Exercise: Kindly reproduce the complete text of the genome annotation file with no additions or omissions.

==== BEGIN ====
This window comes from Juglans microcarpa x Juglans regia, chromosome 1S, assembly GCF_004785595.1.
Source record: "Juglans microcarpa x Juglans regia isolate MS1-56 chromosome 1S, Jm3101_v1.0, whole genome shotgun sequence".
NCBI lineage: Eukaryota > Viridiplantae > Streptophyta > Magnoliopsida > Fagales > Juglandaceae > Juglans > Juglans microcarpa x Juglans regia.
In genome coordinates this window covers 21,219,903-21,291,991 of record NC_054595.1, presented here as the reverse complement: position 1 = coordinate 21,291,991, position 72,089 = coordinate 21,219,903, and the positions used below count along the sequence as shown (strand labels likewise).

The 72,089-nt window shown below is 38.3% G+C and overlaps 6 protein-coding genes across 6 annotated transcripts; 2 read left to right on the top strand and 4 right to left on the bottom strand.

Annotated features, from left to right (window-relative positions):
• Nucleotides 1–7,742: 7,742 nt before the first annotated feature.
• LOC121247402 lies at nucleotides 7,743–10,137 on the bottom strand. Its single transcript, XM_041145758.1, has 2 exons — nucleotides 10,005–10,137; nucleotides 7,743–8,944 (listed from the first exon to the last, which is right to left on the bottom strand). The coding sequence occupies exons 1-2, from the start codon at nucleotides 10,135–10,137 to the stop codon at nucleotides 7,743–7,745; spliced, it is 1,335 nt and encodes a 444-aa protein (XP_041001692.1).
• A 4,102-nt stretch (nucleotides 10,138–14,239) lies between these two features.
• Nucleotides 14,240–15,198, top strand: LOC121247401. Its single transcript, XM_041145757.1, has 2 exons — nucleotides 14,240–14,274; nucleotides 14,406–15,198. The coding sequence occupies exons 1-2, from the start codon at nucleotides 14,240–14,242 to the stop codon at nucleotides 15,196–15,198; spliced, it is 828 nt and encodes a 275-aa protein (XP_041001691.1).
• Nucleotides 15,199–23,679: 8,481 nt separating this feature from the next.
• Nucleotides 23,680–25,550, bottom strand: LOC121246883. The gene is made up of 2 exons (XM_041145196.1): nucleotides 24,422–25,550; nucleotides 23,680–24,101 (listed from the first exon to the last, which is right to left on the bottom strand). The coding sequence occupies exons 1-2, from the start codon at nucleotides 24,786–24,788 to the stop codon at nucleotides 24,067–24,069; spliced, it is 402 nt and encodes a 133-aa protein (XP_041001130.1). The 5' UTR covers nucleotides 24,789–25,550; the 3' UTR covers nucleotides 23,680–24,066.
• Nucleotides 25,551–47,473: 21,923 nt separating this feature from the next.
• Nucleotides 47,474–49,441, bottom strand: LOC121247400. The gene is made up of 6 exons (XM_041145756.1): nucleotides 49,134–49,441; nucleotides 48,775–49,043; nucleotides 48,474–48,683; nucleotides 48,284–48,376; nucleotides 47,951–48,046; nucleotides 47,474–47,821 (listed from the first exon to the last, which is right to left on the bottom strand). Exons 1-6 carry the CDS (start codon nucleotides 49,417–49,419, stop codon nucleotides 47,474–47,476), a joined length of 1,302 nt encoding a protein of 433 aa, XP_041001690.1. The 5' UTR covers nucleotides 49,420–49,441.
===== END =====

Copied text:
This window comes from Juglans microcarpa x Juglans regia, chromosome 1S, assembly GCF_004785595.1.
Source record: "Juglans microcarpa x Juglans regia isolate MS1-56 chromosome 1S, Jm3101_v1.0, whole genome shotgun sequence".
NCBI lineage: Eukaryota > Viridiplantae > Streptophyta > Magnoliopsida > Fagales > Juglandaceae > Juglans > Juglans microcarpa x Juglans regia.
In genome coordinates this window covers 21,219,903-21,291,991 of record NC_054595.1, presented here as the reverse complement: position 1 = coordinate 21,291,991, position 72,089 = coordinate 21,219,903, and the positions used below count along the sequence as shown (strand labels likewise).

The 72,089-nt window shown below is 38.3% G+C and overlaps 6 protein-coding genes across 6 annotated transcripts; 2 read left to right on the top strand and 4 right to left on the bottom strand.

Annotated features, from left to right (window-relative positions):
• Nucleotides 1–7,742: 7,742 nt before the first annotated feature.
• LOC121247402 lies at nucleotides 7,743–10,137 on the bottom strand. Its single transcript, XM_041145758.1, has 2 exons — nucleotides 10,005–10,137; nucleotides 7,743–8,944 (listed from the first exon to the last, which is right to left on the bottom strand). The coding sequence occupies exons 1-2, from the start codon at nucleotides 10,135–10,137 to the stop codon at nucleotides 7,743–7,745; spliced, it is 1,335 nt and encodes a 444-aa protein (XP_041001692.1).
• A 4,102-nt stretch (nucleotides 10,138–14,239) lies between these two features.
• Nucleotides 14,240–15,198, top strand: LOC121247401. Its single transcript, XM_041145757.1, has 2 exons — nucleotides 14,240–14,274; nucleotides 14,406–15,198. The coding sequence occupies exons 1-2, from the start codon at nucleotides 14,240–14,242 to the stop codon at nucleotides 15,196–15,198; spliced, it is 828 nt and encodes a 275-aa protein (XP_041001691.1).
• Nucleotides 15,199–23,679: 8,481 nt separating this feature from the next.
• Nucleotides 23,680–25,550, bottom strand: LOC121246883. The gene is made up of 2 exons (XM_041145196.1): nucleotides 24,422–25,550; nucleotides 23,680–24,101 (listed from the first exon to the last, which is right to left on the bottom strand). The coding sequence occupies exons 1-2, from the start codon at nucleotides 24,786–24,788 to the stop codon at nucleotides 24,067–24,069; spliced, it is 402 nt and encodes a 133-aa protein (XP_041001130.1). The 5' UTR covers nucleotides 24,789–25,550; the 3' UTR covers nucleotides 23,680–24,066.
• Nucleotides 25,551–47,473: 21,923 nt separating this feature from the next.
• Nucleotides 47,474–49,441, bottom strand: LOC121247400. The gene is made up of 6 exons (XM_041145756.1): nucleotides 49,134–49,441; nucleotides 48,775–49,043; nucleotides 48,474–48,683; nucleotides 48,284–48,376; nucleotides 47,951–48,046; nucleotides 47,474–47,821 (listed from the first exon to the last, which is right to left on the bottom strand). Exons 1-6 carry the CDS (start codon nucleotides 49,417–49,419, stop codon nucleotides 47,474–47,476), a joined length of 1,302 nt encoding a protein of 433 aa, XP_041001690.1. The 5' UTR covers nucleotides 49,420–49,441.